The Best Things That Happened This Plastic Free July

Friendly colours for a friendly challenge

In 2011, WA native Rebecca Prince-Ruiz came up with a very simple and very heartwarming idea. Avoid using single-use plastics for the entire month of July. The idea spread amongst the community and now, a decade later, has blossomed into a massive global project dedicated to healing the planet we live on. Prince-Ruiz herself, “never imagined how Plastic Free July would grow,” but with over 300 million people worldwide taking up the challenge this year there is no doubting the impact of this movement.

There is no doubting the importance of it either. Plastic is made to last and it doesn’t just go away when it gets thrown into a trash can. One item can take up to 1000 years to break down. In 2019, National Geographic reported that approximately 8 million tonnes of plastic waste escaped into the ocean from coastal nations alone. That is the equivalent of placing five garbage bags full of plastic on every foot of coastline on the planet.

Everybody has seen the photos and videos and yet, plastic production is still set to triple by 2050. The fossil fuels used to make plastics already equate to 189 coal-fired power stations. The Earth and her climate cannot handle the strain that single-use plastic puts on it unless we adjust. Plastic Free July is a great way to make that adjustment and it is wonderful to see big companies and governments trying to instigate change in 2021.

The Australian Government get on board


July 1st saw the ACT commit to banning plastic cutlery, plastic stirrers and even polystyrene takeaway food containers. The bans will extend to plastic straws, plastic fruit/veggie bags and microplastics in 2022.

This initiative builds upon the national law banning lightweight plastic bags as well as the various other strategies implemented or promised by the other states. You can have a look at a full breakdown of Australia’s legislation regarding single-use plastics below according to the Australian Marine Conservation Society.

As part of this wave of bans, the ACT government have provided guides and information regarding alternative items designed to help businesses who may rely on single-use plastics. This is undoubtedly a step in the right direction for the 400000 people who live in the ACT as well as the 25 million people who live Australia-wide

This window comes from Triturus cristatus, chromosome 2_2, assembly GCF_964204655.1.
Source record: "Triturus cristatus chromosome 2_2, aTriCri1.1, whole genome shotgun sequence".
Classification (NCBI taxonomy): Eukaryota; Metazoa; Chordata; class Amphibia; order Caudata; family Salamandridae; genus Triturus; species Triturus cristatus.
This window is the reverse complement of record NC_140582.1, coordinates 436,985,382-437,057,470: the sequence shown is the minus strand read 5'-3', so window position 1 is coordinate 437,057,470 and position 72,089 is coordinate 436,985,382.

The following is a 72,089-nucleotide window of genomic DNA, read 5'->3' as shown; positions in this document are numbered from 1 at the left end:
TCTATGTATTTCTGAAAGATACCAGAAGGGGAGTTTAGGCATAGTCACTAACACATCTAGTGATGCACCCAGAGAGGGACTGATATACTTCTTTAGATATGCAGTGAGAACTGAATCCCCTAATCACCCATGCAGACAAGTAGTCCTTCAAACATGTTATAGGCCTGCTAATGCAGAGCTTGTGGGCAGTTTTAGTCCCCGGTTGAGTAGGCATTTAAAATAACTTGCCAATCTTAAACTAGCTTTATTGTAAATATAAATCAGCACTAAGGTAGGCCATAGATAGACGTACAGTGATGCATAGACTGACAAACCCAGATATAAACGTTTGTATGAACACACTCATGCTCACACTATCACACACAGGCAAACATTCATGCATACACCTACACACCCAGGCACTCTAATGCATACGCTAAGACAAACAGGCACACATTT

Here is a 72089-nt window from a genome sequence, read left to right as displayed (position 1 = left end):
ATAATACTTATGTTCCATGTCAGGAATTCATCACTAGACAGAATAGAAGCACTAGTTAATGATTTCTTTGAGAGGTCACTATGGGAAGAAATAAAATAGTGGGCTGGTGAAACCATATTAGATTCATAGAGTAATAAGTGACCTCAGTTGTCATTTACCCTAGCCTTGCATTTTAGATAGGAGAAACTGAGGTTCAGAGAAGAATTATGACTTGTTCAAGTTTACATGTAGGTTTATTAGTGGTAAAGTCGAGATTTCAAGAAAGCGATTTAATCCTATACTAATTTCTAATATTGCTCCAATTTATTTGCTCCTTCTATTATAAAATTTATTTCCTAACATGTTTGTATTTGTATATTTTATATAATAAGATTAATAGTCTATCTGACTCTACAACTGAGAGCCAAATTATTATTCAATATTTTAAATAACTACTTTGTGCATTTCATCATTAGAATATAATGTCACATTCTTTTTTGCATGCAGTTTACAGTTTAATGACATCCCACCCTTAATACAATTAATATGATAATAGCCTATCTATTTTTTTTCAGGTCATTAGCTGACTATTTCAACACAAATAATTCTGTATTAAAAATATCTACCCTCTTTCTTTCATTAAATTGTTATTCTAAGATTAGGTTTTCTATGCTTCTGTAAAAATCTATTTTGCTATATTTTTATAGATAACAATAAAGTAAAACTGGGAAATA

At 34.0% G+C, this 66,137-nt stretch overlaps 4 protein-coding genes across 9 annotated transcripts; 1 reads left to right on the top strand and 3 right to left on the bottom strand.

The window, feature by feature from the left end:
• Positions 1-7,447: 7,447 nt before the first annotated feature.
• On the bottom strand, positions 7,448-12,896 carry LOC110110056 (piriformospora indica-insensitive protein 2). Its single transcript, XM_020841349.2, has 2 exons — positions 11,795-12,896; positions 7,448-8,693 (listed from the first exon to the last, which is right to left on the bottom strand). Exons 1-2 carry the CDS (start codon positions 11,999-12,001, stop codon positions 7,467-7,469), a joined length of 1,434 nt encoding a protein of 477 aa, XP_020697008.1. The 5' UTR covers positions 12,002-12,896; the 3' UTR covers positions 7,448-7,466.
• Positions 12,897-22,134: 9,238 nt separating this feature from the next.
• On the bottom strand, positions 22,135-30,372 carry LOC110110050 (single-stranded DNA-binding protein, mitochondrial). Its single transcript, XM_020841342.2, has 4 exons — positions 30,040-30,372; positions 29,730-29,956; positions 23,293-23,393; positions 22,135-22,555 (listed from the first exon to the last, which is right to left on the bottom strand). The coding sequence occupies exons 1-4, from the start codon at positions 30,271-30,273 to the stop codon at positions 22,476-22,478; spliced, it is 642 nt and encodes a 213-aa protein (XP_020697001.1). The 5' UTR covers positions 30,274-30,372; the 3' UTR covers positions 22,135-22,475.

South Delhi say no to single-use


Reports surfaced on July 2nd  that single-use plastics were to be totally banned across 20 South Delhi markets. Instigated by the South Delhi Municipal Corporation (SDMC), the ban includes lightweight bags, bottles and cups among other things. The SDMC have conducted awareness campaigns, workshops, rallies, handed out posters and set up stations at said markets dedicated to handing out cloth bags and replacement items. A city level task-force has also been set up and have seized over 1000 kilograms of plastic bags so far. Fines of up to 5000 Rupees (90 AUD) will be given to those found breaking the new set of rules.

Legislation covering a set of markets may not seem too important, but given the fact that roughly 31 million people live in New Delhi, 2.7 million of which live in the South Delhi area, you can see how this will make a huge difference in the fight against plastic waste.

The European Union’s Directive comes into effect


In 2019, the European Union agreed to phase out certain single-use plastics by 2021, as agreed by 560 MEP’s against 35 in disagreement. The legislation came to fruition on the third of July and saw single-use plastic plates, cutlery, straws, cotton buds, cups and polystyrene food containers all get banned from use across the entirety of the EU.

Entitled the Directive on single-use plastics, these bans account for roughly 70% of all marine litter across Europe (Great Britain excluded). The directive also plans to reduce consumption by raising awareness, instigating waste management obligations for producers and enforcing the use of educational infographics on plastic products, as seen below.


LAX bans single-use plastic water bottles


On July 9th one of the biggest airports on earth committed to phasing out plastic water bottles by the end of 2021. As part of Los Angeles’s Green New Deal, the strategy was announced with the support of the city’s mayor, Eric Garcia. This will make an immense difference given that approximately 61000 people travelled through Los Angeles International Airport per day during the month of May. That is just half the daily foot traffic seen in 2019 during the same period and numbers will only continue to increase as COVID restrictions lessen.

As part of the initiative, all restaurants, vendors and cafes at the airport will be made to adjust their products. Vending machines will also be changed accordingly and over 60 new, ‘hydration stations,’ will be installed to promote sustainable consumption.


The fact that efforts are being made worldwide on such a huge scale is massively important to the health of our planet.

In the month of July we have also seen a Walmart affiliated e-commerce retailer remove plastic from their supply chain. There are rappers in Brooklyn making eco music. There is a 12-year-old girl in Hervey Bey selling plastic-free natural products and donating half of the proceeds to the Plastic Free Foundation.

You can check out all of the awesome things happening this July @PlasticFreeJuly and you can take the challenge at their website here!


Written By Jashan Bors-Viney

Jashan is a Melbourne based journalist with a specialisation in sports and media. He also has a keen interest in sustainability and Ethical buying. Check out more of his work at